Force-displacement curves were obtained from 10 CHO cells for each test condition with the bare tip of the AFM cantilever. Hertz model was used to obtain Young’s modulus values of CHO cells by modeling the cell as an isotropic elastic solid and the AFM tip as a rigid cone . According to this model, the force (F)-indentation depth (α) relation is a function of Young’s modulus of the cell, E, poissons’s ratio, v, and half cone angle, θ, as follows: F= [(E/(1−v2)][2 tanθ/ π][α2] . We fitted the force versus indentation curves acquired experimentally to those estimated by Hertz model to extract Young’s modulus of CHO cells before and after application of biochemical agents. Student’s T-test was performed on these measurements to determine the significance of change in Young’s modulus. In order to avoid the effect of the substrate, the maximum indentation (~500 nm) was kept less than 10% of the total cell thickness in the indentation experiments. In Hertz model calculations; we assumed the half cone angle, θ, to be 36° and Poisson ratio, v, to be 0.33.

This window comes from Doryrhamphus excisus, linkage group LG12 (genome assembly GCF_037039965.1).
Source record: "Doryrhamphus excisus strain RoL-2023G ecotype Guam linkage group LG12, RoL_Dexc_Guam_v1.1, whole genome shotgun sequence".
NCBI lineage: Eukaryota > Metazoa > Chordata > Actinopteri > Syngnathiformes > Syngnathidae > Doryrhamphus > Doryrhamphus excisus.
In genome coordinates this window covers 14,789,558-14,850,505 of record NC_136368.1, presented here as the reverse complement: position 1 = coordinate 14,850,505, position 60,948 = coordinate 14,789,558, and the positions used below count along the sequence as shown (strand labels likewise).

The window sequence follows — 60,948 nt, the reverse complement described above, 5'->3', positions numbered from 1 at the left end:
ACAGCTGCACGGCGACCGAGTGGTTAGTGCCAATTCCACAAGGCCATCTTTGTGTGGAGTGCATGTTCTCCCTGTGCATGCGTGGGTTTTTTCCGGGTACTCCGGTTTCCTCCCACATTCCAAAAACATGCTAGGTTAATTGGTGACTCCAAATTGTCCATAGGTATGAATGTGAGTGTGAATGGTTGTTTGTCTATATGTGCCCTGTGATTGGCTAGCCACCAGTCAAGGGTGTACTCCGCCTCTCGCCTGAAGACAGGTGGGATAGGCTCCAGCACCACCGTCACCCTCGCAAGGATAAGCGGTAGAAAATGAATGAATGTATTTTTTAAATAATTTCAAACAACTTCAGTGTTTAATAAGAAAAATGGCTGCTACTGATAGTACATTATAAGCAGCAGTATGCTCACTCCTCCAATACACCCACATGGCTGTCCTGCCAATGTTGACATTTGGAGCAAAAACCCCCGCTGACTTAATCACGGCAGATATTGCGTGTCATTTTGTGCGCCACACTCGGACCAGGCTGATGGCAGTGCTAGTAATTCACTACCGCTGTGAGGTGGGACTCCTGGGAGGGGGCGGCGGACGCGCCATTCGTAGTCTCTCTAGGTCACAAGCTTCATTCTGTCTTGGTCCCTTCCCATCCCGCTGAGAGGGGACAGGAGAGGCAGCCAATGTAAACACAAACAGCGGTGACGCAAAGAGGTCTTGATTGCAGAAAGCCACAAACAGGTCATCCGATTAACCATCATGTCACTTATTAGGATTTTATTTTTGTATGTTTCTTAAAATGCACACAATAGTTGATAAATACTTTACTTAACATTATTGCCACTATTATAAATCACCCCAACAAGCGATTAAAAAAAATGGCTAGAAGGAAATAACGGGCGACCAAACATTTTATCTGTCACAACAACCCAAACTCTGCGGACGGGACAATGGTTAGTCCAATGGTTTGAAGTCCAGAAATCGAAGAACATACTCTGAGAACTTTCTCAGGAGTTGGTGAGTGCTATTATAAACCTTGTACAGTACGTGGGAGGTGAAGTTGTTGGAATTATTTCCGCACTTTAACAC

CHO cells, transfected with GFP-tubulin, were cultured overnight at 37°C in tissue culture treated μ-Slide VI flow chambers from Ibidi (AutoMate Scientific, Inc., Berkeley, CA). For the experiments, the flow chamber was transferred to the confocal microscope and a series of images were acquired under static conditions. The effects of shear force on microtubule structure were investigated at shear stress of 0.2 dyn/cm2. The cells were imaged using the integrated confocal system until the cells were completely detached from the substrate (Figure 1B). Changes in the cell contact areas with the substrate due to shear flow were quantified at the different time points using the NIS-Elements software’s built-in object tracking functions..